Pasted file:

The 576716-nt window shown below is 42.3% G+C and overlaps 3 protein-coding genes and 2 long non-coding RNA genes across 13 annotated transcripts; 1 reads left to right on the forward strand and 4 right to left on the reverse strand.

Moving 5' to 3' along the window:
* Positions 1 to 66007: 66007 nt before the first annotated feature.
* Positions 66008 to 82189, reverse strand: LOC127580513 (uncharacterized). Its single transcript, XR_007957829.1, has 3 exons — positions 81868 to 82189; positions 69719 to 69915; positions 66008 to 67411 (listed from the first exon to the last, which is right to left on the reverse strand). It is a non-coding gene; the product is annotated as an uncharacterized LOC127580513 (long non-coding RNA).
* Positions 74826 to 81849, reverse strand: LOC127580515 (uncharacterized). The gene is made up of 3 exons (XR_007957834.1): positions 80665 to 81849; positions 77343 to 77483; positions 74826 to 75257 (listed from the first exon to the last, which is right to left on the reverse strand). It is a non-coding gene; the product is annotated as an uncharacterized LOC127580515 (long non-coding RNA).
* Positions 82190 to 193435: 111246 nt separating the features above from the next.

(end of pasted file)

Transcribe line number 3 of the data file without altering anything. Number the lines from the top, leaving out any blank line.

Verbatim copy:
* Positions 1 to 66007: 66007 nt before the first annotated feature.